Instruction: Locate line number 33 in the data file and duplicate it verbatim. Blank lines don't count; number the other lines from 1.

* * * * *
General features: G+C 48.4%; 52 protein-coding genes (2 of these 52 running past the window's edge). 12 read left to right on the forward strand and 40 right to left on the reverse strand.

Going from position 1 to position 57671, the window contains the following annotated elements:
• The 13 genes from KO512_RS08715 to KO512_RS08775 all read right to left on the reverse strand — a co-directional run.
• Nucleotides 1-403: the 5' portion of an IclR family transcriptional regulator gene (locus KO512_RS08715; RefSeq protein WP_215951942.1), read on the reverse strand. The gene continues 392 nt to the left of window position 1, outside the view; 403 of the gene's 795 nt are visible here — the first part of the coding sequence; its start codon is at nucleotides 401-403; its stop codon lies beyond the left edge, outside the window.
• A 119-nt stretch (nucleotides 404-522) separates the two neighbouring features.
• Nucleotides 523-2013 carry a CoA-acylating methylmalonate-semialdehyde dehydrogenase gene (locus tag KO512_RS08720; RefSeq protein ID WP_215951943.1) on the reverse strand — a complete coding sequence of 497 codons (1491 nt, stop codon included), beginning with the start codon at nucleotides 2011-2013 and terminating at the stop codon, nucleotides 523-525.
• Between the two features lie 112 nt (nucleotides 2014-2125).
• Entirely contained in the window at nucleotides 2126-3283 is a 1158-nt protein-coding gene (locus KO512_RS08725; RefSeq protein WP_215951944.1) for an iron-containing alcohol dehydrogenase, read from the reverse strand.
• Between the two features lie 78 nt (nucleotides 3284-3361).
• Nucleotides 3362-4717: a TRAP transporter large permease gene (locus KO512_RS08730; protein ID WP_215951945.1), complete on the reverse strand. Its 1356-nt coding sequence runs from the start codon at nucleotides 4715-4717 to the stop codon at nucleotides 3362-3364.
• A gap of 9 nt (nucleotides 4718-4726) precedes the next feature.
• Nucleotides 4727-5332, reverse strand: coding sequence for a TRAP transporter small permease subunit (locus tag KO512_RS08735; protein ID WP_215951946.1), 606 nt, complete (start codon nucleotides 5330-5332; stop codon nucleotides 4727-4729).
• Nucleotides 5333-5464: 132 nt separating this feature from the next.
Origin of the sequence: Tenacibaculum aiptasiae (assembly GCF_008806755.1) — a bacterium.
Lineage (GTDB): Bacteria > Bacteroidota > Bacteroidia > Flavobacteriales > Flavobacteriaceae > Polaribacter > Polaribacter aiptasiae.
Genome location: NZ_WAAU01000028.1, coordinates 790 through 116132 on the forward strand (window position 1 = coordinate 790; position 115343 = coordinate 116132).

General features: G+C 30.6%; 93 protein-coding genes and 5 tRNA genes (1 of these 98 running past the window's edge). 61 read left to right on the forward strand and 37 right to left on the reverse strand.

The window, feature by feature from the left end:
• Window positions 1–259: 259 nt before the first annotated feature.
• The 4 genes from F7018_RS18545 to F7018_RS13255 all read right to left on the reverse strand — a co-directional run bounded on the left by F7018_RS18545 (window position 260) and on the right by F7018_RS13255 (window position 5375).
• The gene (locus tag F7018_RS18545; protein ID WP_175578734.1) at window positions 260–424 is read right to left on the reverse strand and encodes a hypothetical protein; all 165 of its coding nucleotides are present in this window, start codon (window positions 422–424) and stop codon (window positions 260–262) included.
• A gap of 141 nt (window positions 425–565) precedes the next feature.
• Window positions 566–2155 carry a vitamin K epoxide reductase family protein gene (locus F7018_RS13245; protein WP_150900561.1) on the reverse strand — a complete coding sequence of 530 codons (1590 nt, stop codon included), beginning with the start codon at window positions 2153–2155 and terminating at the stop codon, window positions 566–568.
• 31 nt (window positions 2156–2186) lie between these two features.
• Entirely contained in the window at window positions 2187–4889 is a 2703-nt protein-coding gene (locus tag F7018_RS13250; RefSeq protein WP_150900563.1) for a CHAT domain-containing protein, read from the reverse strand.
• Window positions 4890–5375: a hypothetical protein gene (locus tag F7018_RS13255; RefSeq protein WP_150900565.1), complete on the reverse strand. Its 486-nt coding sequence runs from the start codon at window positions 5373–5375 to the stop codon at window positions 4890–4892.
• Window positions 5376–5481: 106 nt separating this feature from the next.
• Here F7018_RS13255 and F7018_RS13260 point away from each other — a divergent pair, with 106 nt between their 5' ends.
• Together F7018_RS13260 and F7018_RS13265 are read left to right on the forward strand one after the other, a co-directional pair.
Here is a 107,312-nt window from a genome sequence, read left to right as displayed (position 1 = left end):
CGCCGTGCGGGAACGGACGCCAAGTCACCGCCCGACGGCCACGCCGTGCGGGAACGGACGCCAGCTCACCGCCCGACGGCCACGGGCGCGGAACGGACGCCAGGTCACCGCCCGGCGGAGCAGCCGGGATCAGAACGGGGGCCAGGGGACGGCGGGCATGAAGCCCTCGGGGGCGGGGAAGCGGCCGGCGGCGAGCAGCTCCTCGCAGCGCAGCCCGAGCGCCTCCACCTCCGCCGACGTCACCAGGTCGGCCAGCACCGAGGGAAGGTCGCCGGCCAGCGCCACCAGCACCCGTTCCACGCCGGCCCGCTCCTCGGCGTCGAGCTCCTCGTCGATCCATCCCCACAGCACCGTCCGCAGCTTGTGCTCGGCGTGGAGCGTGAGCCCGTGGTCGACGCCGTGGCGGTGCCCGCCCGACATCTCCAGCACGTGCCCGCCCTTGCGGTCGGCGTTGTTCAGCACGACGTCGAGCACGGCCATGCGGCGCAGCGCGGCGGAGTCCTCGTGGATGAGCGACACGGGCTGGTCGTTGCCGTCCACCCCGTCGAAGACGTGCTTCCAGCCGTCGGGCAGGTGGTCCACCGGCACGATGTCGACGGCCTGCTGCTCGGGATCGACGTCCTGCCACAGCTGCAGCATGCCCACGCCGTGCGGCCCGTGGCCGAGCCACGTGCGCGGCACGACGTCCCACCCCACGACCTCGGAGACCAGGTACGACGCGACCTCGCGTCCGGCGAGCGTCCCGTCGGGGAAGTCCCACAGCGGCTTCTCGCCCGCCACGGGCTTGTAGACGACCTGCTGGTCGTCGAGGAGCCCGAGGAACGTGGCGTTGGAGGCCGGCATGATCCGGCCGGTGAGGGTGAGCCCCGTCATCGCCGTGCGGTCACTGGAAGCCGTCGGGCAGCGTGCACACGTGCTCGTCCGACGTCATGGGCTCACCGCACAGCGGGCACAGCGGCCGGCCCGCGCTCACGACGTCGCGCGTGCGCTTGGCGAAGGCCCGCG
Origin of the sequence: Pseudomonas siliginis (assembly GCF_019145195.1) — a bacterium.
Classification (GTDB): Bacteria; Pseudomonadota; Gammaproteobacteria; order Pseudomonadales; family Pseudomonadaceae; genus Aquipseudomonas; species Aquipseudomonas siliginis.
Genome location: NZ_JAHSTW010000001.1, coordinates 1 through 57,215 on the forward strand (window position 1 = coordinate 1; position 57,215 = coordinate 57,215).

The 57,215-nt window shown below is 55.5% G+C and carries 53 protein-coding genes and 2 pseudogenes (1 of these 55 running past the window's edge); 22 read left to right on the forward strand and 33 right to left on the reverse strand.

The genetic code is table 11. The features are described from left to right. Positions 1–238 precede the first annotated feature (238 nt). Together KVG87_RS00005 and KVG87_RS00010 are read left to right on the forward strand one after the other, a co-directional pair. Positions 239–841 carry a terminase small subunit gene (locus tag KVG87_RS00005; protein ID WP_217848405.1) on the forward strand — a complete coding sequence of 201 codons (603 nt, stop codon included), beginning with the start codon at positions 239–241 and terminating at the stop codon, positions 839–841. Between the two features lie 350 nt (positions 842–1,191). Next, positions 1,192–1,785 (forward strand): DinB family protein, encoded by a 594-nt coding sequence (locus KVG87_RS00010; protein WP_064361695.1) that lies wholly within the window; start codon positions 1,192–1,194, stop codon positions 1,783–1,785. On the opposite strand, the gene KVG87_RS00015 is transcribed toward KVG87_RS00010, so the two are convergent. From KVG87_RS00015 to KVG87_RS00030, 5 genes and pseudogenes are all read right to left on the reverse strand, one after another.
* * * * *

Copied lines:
Classification (GTDB): Bacteria; Pseudomonadota; Gammaproteobacteria; order Pseudomonadales; family Pseudomonadaceae; genus Aquipseudomonas; species Aquipseudomonas siliginis.